Focused breathing and relaxation. There are some very simple relaxation techniques, which are based on information from modern medicine (and are consistent with some ancient traditions), which people can use to calm themselves very quickly when they are facing difficult situations. I make sure my clients know how to use these, and we practice them so that they can become tools that get used regularly.
Guided meditation. Guided meditation is a process of accessing inner resources so that you can use those resources to solve personal problems. This is often used to enhance relaxation. So it can help with calming and stress/anxiety relief, creating a better sense of well-being.
Clinical hypnosis. I have received training in Ericksonian hypnosis. This is not like stage hypnosis you may have seen for entertainment purposes. I use this technique only to provide clients with a deeper way to access and use their positive inner resources to solve problems. You will be in control of yourself at all times. This form of hypnosis requires and utilizes your full cooperation. You may think of it as a deeper and more focused version of guided meditation. More on clinical hypnosis….
Trauma Dynamics. Trauma dynamics is a modality that utilizes what we know about how the human autonomic nervous system operates. It can support people to heal from internalized distress due to traumatic or highly stressful life events. It also provides some calming techniques, and includes some experiential work on relational issues. I find this modality to be very helpful, and I integrate it into what I do with most clients. Trauma Dynamics is based on the work of Dr. Peter Levine, Dr. Eric Wolterstorff, therapist Saj Razvi, LPC and others. (www.TraumaDynamics.com)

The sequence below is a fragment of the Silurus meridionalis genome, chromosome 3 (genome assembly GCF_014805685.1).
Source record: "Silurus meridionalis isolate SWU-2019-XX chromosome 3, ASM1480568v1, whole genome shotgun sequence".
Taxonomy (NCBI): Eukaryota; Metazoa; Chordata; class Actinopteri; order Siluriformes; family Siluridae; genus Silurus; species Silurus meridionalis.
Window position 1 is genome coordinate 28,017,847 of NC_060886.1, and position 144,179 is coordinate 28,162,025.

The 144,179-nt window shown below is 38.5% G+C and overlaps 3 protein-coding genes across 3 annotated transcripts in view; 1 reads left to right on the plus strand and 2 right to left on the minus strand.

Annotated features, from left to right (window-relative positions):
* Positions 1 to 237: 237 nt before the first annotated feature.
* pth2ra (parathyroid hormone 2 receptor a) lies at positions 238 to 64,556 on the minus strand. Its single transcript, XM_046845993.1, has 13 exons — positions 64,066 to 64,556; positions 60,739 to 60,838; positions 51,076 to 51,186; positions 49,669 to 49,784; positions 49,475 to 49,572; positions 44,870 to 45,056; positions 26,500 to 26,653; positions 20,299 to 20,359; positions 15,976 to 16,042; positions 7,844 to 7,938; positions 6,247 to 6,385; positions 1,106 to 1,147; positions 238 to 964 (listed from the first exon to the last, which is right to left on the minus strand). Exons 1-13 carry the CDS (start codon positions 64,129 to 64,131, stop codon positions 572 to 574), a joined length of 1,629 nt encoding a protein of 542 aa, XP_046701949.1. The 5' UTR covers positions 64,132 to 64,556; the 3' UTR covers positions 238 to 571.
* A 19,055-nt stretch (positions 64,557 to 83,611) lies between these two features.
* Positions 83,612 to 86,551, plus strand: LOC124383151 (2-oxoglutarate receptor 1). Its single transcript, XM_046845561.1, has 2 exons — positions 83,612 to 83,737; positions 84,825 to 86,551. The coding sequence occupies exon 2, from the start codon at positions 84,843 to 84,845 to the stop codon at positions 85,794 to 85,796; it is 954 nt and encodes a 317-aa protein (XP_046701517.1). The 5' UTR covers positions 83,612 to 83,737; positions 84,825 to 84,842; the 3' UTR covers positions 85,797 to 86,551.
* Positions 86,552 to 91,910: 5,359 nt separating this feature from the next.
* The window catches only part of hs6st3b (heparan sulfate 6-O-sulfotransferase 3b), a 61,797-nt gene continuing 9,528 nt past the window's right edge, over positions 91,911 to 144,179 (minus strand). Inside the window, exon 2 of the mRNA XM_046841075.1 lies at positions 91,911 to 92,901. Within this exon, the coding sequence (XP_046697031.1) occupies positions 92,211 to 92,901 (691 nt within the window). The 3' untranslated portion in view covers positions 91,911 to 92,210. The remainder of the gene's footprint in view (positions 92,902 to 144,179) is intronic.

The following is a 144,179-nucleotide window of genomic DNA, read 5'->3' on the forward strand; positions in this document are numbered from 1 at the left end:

Experiential (gestalt) therapy. While cognitive therapy can be very helpful, it often takes more than just a discussion to foster change. Experiential therapy uses what is happening right in the session. By experiencing something differently within therapy, we can sometimes find ways to support change in our lives outside of therapy.
Cognitive therapy. Cognitive therapy targets our thinking processes, which may be dysfunctional and may be causing us some distress or creating difficulties in our lives. It targets cognitive distortions, which are beliefs about the world or people which cause these difficulties, and explores how these dysfunctional thinking patterns can be changed. This is all based on your goals and objectives. Changes in thinking that you decide to make can be helpful. However, I don’t focus mostly on this form of therapy; it’s sometimes helpful.
If you have questions about the forms of therapy I provide, please ask me.
Jeff Farmer, MA, is a psychotherapist in practice in Colorado Springs, CO. He has had many years of experience in the helping professions (Education, at a variety of levels) before moving into the counseling field. He specializes in anxiety, addiction and, notably, trauma (which is often an underlying cause of the other two), as well as working with those who have no diagnosis, or are diagnosed with mood or attention disorders. He has a Master’s degree in Counseling, and additional specialized training in both trauma treatment and the use of clinical hypnosis.